Different Types of Fiber

by Lisa Breitenwischer

January 16, 2024

Different Types of Fiber

Dietary fiber has many health benefits from regulating gut bacteria to weigh loss and a central part of a healthy diet. Most people have a basic understanding of fiber but very few are getting the recommended intake of 25-30 grams a day. The current average in the U.S. is about 15 grams or less.

Fiber refers to a diverse group of carbohydrates that can not be digested by the human body. We lack the digestive enzymes to break them down so they end up passing through the digestive system, unchanged. Fiber is mostly found in plant foods, including vegetables, fruit, whole grains, beans and legumes, nuts and seeds. Fiber is often classified as either dietary fiber-found naturally in foods or functional fiber-extracted from whole foods and added to processed foods.

Four Different Types of Fiber

There’s a huge variety of different fibers found in foods, which can be confusing. Here’s the cliff notes on four different types of fiber you’ll want to familiarize yourself with, and incorporate into your diet.

Soluble fiber is a type fiber that absorbs water, and forms a gel in the digestive tract making it easier to pass stools. It slows down the digestion of carbohydrates preventing blood sugar spikes and helps keep you feeling fuller longer, which is helpful when it comes to weight loss. Soluble fibers include psyllium, pectin, beta-glucans and others.Food sources include apples, oats, peas, beans, citrus fruits, carrots and barley.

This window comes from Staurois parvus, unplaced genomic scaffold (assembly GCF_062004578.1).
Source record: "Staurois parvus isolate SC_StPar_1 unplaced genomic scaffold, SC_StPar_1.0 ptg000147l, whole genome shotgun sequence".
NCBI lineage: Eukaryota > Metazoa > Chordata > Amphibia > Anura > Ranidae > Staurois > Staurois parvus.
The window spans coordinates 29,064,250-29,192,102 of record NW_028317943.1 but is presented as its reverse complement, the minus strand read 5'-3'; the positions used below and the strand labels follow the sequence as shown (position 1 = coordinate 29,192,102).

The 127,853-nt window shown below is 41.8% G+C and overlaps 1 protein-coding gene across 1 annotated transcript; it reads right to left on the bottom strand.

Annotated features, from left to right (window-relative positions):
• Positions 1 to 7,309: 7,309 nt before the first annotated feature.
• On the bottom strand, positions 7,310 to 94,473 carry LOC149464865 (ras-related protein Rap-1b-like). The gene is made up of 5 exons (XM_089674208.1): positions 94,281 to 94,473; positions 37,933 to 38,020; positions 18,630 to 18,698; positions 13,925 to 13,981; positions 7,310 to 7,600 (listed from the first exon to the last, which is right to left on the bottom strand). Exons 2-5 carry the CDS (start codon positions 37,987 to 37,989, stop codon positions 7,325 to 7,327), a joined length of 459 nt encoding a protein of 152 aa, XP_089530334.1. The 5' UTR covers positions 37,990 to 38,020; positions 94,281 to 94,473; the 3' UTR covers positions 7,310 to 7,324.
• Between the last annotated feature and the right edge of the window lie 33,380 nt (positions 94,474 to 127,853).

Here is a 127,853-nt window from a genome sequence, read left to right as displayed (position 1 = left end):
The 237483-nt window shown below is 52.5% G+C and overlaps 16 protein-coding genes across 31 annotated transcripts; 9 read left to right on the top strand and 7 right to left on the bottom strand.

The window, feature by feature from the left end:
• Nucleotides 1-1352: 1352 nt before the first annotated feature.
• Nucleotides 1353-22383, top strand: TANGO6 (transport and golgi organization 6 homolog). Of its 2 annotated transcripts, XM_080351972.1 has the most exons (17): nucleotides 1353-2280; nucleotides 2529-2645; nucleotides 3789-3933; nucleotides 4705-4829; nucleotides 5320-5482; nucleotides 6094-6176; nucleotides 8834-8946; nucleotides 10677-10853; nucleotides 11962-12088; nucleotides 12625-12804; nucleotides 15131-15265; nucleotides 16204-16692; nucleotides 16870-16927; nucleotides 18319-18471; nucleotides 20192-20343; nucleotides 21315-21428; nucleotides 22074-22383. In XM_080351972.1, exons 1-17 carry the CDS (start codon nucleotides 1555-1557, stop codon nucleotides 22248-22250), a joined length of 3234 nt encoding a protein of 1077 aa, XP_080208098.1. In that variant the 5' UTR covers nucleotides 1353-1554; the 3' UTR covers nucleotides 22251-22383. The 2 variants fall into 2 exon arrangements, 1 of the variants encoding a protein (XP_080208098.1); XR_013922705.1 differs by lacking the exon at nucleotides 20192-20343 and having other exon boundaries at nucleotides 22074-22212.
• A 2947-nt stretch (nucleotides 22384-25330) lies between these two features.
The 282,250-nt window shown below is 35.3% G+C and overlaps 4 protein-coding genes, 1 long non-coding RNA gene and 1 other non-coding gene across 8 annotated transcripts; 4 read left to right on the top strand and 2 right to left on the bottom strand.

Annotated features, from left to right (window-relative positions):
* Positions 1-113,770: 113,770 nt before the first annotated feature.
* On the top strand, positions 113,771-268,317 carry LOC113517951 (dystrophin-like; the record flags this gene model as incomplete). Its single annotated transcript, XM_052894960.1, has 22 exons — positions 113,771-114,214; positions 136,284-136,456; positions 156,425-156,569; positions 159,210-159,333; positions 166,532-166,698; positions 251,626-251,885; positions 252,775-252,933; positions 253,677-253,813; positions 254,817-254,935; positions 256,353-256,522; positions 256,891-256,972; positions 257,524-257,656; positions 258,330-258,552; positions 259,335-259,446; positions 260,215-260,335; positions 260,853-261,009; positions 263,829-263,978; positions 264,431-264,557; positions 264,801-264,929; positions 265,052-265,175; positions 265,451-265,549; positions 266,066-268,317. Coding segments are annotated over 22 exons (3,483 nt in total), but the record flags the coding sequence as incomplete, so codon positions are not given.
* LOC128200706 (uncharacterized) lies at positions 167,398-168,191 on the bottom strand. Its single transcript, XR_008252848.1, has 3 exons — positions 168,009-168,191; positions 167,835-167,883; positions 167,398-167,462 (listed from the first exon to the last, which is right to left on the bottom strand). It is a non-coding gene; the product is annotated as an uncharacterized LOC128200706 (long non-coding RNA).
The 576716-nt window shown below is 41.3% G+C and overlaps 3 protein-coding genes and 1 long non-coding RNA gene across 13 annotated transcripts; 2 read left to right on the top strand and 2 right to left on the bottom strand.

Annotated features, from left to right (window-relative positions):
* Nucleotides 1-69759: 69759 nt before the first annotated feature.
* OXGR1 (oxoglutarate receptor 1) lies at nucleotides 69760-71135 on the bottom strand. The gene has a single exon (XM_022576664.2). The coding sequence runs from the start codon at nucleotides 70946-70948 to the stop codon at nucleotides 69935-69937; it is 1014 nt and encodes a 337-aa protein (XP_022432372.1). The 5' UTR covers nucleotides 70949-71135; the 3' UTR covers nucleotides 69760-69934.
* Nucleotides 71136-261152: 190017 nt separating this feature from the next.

Insoluble fiber does not absorb water, and instead passes through the digestive system mainly intact. It functions as a bulking agent and may help speed the passage of food and waste through your gut. Insoluble fibers include lignins and cellulose. Food sources include whole wheat, nuts, beans, cauliflower, green beans and potatoes.

Fermentable fiber is important for this reason: Because humans can’t digest fiber it ends up in the large intestine unchanged. This is where fermentable fiber comes into play. These are fibers that are friendly gut bacteria and able to digest (ferment) and use as fuel. The best whole food sources are found in beans and legumes. A 1-cup serving often provides half the daily fiber requirement. Other sources include sauerkraut, kimchi, yogurt, pickles and miso.

Resistant starch functions like soluble, fermented fiber in the gut. It has numerous powerful health benefits: improves digestive health, enhances insulin sensitivity, lowers blood sugar levels both which are good for balancing hormone levels, and significantly reduces appetite. Food sources include green bananas, oats, beans, cooked and cooled rice and potatoes. Note: cooking then cooling starchy foods will increase their resistance starch.

It’s important to consume different types of fiber for good health. Start slowly when adding more fiber into your diet, as too much fiber too quickly can promote intestinal gas, abdominal bloating and cramping.

If you’re wanting support with your current dietary needs, contact me at support@behealthyoga.com and set up a Health Consultation today. You’ll feel better for it!

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